There, I cooked; but, even with help to clean up afterwards, I didn't make several dishes for each meal any more. Instead, I got into the habit of making fewer dishes but in larger quantities. Yes, I know how to feed an army. At the same time, congee and boiled rice were no longer just breakfast: we'd have them anytime of the day. Since they are such "feel-good" foods soon enough, after a long tired day at work, I would make either one for supper.
Enough of this lengthy introduction.- Let me show you how easy it is to make kaotommoo - our "feel-good" soup.
Feel-Good Soup --Kaotommoo--
First, I will have to add more water to the rice and re-cook it. My choices are throwing it into a pot and cooking it on the stove-top or putting it back in the rice cooker. I choose the rice cooker. Add water, plug it in, turn it on, and wait for it to beep.
A pack of ground pork was taken out from the freezer in the garage and is already thawing. I just have to see what I have for condiments. I look into the refrigerator for supplies. I take out fresh ginger: we're going to need that in the broth today. If you recall from yesterday, I put away my cilantro roots for later use. Well, the time is now. I look for scallion...nope...I ran out, so I take out three stalks of leek. The way I see it, leek is the giant scallion. Now I just have to grab some garlic and have black peppercorn ready; oh, and oyster sauce and nampla bottles are in their stand-by spots.
I soak the cilantro roots in the water then scrub each of them with my fingers, peeling out the dark, dead root and stem. When you buy cilantro at your regular store, please ask for a bunch on which the roots are still attached. Roots are the part that have the beautiful aroma and add a third dimension to an otherwise typical garlic and pepper scent.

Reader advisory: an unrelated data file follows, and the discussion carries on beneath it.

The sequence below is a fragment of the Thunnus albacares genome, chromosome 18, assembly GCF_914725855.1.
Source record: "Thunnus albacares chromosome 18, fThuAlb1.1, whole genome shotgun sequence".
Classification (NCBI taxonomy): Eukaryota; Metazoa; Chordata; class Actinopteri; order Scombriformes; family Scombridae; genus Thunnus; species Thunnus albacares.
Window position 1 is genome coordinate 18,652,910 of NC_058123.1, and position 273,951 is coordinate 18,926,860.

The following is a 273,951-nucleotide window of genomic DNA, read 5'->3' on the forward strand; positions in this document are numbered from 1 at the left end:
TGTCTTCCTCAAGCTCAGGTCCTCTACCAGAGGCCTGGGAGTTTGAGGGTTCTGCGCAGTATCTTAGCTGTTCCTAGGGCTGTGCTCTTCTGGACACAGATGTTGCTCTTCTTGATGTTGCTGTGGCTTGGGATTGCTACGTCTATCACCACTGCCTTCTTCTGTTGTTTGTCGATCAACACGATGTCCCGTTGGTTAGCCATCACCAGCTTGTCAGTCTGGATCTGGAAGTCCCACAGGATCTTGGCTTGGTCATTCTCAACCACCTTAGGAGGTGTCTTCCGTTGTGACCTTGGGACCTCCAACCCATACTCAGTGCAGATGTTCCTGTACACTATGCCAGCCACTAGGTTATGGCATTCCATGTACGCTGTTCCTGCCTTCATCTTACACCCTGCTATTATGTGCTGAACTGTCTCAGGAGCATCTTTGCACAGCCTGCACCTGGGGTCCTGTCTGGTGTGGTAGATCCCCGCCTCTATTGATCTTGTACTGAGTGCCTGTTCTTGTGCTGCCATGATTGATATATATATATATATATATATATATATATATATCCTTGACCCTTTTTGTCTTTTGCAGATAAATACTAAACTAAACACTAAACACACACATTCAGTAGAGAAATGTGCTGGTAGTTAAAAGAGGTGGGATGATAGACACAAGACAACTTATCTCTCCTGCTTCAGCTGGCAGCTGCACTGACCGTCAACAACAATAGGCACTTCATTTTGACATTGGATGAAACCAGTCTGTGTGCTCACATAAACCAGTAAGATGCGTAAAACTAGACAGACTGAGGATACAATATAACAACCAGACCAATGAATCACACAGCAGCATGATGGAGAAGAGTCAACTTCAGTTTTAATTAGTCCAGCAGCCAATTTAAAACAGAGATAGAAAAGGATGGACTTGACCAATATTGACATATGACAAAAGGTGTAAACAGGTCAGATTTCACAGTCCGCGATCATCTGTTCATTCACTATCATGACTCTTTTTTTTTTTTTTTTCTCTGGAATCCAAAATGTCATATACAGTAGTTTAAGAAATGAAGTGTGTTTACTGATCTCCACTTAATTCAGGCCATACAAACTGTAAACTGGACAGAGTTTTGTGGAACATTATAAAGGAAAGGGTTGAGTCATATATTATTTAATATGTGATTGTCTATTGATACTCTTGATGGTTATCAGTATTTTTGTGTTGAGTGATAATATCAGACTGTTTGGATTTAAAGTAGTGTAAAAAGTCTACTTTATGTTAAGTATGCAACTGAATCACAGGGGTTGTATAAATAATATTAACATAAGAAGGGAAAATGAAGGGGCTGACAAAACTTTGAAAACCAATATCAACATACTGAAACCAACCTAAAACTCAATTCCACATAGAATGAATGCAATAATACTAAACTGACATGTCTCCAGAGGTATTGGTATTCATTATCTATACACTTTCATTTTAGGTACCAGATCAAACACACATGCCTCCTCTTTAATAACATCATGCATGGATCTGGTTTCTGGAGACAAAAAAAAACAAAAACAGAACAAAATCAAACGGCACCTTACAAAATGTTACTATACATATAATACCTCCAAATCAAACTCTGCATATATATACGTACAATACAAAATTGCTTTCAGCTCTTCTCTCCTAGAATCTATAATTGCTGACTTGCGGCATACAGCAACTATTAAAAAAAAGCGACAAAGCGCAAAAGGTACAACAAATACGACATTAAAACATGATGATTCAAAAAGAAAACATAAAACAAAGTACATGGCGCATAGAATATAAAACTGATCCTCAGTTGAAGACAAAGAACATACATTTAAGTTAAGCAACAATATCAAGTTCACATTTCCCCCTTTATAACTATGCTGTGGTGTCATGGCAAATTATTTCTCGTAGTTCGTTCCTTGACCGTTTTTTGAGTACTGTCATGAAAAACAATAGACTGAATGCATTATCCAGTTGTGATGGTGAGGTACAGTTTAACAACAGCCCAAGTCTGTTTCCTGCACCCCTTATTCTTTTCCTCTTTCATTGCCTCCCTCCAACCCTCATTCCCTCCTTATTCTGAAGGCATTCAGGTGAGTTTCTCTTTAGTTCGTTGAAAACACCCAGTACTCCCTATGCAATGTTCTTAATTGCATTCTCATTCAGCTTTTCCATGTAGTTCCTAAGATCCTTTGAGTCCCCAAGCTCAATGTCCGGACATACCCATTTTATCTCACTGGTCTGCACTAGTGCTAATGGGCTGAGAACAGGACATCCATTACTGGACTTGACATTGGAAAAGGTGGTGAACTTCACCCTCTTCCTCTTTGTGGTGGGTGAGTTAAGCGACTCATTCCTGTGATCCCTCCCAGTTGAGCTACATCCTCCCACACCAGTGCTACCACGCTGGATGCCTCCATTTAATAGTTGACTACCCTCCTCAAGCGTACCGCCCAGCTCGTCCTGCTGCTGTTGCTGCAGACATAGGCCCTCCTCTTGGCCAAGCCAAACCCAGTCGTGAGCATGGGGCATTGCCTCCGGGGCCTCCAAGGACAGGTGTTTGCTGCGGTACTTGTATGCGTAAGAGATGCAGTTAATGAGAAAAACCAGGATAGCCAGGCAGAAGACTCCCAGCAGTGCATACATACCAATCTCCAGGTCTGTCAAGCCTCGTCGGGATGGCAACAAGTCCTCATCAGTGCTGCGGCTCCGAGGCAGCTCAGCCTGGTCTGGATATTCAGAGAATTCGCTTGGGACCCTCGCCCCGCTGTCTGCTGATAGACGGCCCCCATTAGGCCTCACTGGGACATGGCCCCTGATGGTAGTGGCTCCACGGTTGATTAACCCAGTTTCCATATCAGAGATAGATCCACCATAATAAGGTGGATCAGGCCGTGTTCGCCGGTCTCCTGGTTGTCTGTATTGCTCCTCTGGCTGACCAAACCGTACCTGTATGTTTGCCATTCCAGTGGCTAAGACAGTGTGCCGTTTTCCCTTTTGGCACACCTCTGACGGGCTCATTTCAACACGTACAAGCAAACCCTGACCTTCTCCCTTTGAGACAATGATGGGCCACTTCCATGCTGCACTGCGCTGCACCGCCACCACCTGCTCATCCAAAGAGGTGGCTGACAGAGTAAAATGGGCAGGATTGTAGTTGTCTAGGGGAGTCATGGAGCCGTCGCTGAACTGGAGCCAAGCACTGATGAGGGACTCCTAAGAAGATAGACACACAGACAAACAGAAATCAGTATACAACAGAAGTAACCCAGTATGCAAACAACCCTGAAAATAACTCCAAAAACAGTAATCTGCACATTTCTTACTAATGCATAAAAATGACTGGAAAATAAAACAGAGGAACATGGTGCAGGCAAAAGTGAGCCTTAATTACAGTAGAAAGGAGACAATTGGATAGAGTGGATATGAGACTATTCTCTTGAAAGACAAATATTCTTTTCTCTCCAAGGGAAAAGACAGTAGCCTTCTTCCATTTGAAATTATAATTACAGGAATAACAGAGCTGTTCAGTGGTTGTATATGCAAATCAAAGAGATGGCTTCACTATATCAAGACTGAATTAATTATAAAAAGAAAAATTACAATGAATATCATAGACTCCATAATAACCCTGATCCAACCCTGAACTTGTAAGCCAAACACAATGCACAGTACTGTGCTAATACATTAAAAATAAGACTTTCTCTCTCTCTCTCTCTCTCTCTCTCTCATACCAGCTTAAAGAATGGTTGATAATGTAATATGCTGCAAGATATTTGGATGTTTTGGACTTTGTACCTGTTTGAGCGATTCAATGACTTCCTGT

Woohoo! What a work out - see what you'd miss if you use a blender? But, if you do use a blender, remember to peel the skin off the garlic before you blend with peppercorn and cilantro roots. The aroma and the blend won't be as good as using the mighty m and p; but, as I said, that will do.
By now I hope the ground pork is thawed. Mine wasn't quite ready so I popped it in the microwave on low power. Please do not cook the pork or your broth won't be sweet and will smell 'porky'.
When you finish, put in the leeks. Now you have time to go check your text messages and feed your hamsters, but please wash your hands thoroughly with soap, first!
The rice beeps just in time for the pork and leek to be floating up to the top. Let the soup boil for a few minutes. Taste it: you will probably want to do another ten shakes of nampla. When you have the flavor that you like, simply put two or three spatula-fulls of rice in a bowl and put the soup in on top. I hope you will enjoy its aroma - and the taste - yum!
Please let me know how your "feel-good" soup turns out: I'll be looking forward to hearing from you!
Have a happy, healthy Chef-Me-Not! meal!